Ok, I am ashamed to admit it, I am an adamant FF fanatic and only got this once it was cheap due to lack of cash...I wish I hadn't.
The game, as you may have already surmised, is a direct sequel to the Ps2's FFXII, continuing the tale of Vaan and friends, who are now fully fledged sky pirates with their own ship. After a short introductory chapter in Rabanastre that teaches you the ropes of the game, you are whisked off to explore the floating world of Le'mures, broken up into 5 or 6 continents. So, let's attack this one by one...
Gameplay is an RTS STRATEGY, which you would know if you took the time to read the blurb or other reviews. Essentially your army and the opposition army both move and attack in 'real time' (not turn based!!!). You look upon the battlefield in a pseudo 3-D isometric view (similar to that of FF tactics) and must guide your army to victory against the enemies in a variety of conditions. Mission objectives are varied and range from saving hostages to eliminating all enemies, to navigating trap filled temples, or preventing destruction of an important crystal. Each of the important party members (Vaan, Penelo etc) is a group 'leader', who can themselves be guided to attack, heal, and capture important enemy summoning gates. Each leader can summon a small group of 'espers' that are theirs to command, and the stylus control works beautifully to enable you full and responsive control of all groups. You pan the battlefield with your D-Pad, and everything else is done with the stylus and allows for skillful and competent play...this game is one example of the stylus put to brilliant use.
Units are subdivided into melee, flying, and ranged classes, with a weapon triangle similar to fire emblem created (melee good against ranged, ranged against flying etc). On top of this, elemental weaknesses allow you to take further advantage (or vice versa, the AI is extremely intelligent!) Party leaders level up with successful victories, and can be outfitted with new equipment and skills as they gain experience.
The game is a definate long laster (true to FF's name), and contains about 90 missions, many of them optional sidequests to flesh out the story and your character's experience. The game weighs in at about 20-25 hours for an initial completion, partly owing to the difficulty of the game. This game is HARD...Enemy units relentlessly summon espers, and defend their summoning gates with their lives, sometimes venturing forth small armies to take yours and push you into a little corner that will become your grave. That said, there is no need for level grinding, and a good strategist will be comfortable with the level of difficulty.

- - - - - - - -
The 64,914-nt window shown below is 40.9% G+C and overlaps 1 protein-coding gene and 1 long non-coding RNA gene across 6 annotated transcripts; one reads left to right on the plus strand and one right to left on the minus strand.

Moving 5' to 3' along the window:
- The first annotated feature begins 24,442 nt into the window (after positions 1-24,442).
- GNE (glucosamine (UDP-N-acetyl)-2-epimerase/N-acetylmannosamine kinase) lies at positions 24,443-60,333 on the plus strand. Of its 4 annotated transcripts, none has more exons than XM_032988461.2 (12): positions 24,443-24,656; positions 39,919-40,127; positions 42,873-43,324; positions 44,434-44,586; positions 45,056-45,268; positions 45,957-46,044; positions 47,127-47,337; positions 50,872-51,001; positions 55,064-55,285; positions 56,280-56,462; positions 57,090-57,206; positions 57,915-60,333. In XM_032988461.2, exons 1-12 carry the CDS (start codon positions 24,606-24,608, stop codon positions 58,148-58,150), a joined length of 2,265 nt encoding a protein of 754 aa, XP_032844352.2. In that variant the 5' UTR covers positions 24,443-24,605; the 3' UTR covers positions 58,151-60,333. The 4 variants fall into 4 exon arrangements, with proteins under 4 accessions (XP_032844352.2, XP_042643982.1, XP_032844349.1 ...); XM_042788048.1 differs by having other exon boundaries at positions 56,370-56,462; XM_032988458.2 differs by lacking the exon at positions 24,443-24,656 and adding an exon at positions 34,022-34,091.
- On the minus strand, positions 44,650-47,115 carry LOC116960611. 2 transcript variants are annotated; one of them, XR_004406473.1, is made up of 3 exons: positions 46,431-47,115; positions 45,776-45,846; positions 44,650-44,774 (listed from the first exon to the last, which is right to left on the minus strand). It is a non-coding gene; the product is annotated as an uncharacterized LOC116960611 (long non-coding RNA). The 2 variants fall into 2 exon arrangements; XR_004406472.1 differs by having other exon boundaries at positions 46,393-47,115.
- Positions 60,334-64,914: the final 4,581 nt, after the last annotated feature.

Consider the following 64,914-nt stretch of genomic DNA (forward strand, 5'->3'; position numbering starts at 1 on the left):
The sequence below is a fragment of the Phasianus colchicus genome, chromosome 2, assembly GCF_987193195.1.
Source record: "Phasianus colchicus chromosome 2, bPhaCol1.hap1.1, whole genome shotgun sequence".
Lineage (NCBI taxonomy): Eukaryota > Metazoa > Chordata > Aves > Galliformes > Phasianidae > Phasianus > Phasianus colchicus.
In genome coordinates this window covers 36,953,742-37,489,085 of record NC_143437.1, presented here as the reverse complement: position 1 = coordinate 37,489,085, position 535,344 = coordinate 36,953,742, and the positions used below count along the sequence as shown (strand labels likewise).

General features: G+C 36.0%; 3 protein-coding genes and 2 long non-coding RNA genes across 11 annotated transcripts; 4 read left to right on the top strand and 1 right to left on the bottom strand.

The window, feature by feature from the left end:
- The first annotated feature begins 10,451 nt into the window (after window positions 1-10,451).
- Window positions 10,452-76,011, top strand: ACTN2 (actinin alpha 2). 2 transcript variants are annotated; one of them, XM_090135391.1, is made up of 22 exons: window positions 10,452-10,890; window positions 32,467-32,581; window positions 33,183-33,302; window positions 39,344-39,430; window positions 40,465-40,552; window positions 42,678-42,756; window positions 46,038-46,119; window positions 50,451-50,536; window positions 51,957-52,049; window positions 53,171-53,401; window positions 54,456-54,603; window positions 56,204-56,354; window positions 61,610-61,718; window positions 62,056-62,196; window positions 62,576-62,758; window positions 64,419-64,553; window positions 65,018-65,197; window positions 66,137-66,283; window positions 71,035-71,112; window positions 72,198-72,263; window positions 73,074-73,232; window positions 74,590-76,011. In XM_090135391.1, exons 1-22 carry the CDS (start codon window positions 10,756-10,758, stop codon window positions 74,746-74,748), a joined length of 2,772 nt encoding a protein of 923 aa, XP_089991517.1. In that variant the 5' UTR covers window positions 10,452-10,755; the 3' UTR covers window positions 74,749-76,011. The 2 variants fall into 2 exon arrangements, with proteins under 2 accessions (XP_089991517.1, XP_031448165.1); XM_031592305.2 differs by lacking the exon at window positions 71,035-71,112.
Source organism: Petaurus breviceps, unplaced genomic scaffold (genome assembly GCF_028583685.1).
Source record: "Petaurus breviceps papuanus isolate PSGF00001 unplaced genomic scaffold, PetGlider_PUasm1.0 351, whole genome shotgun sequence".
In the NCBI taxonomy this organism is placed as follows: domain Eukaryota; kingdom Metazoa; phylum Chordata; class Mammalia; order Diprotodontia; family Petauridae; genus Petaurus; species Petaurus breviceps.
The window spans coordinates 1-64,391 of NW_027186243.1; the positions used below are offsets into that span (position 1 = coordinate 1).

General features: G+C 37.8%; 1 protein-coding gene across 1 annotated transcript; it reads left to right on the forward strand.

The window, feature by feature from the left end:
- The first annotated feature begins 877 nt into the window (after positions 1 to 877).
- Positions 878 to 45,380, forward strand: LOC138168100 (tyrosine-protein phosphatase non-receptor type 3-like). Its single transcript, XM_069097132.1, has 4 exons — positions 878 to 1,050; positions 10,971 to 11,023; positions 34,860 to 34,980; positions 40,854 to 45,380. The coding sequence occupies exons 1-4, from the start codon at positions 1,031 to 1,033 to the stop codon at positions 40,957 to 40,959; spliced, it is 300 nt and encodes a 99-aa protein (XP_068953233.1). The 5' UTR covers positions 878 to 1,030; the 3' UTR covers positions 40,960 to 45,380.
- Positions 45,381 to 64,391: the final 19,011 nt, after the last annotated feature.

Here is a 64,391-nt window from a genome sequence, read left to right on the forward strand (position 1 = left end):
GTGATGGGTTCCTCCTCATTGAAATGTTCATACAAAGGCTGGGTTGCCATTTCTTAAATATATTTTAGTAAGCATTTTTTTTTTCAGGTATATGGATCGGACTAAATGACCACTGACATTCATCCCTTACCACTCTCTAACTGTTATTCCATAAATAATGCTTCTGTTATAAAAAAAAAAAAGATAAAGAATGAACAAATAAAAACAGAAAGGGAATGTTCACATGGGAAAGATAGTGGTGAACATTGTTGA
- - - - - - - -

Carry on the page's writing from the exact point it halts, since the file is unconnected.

Finally, and of some importance, is the presentation, where Square enix have outdone themselves. The graphics in game are gorgeous rendered environments in the same sort of watercolour style as FF12 (and in my opinion even more impressive!) The music and sounds are lovingly recreated on the DS speakers, and those who hear the Dalmascan estersand theme booming out of the DS for the first time will be gobsmacked. It may lack "ring of fates" fully 3D presentation, but it makes up for that with exquisite battlefield design and incredible cutscenes that trump any of the Ps1's FF's.
So, the question you ask is, what if I didn't play FF12? I answer truthfully, that it had a pretty bad storyline if there was one, so I advise you to quickly read up on it and if you are a strategy fan, grab a copy of this game (it has a deep story, a definite improvement over FF12!)
Overall, Square Enix have managed to create a sequel to FF12 that is challenging, beautiful, and squeezes in even more charm that it's predecessor.
Pure DS Gold, this one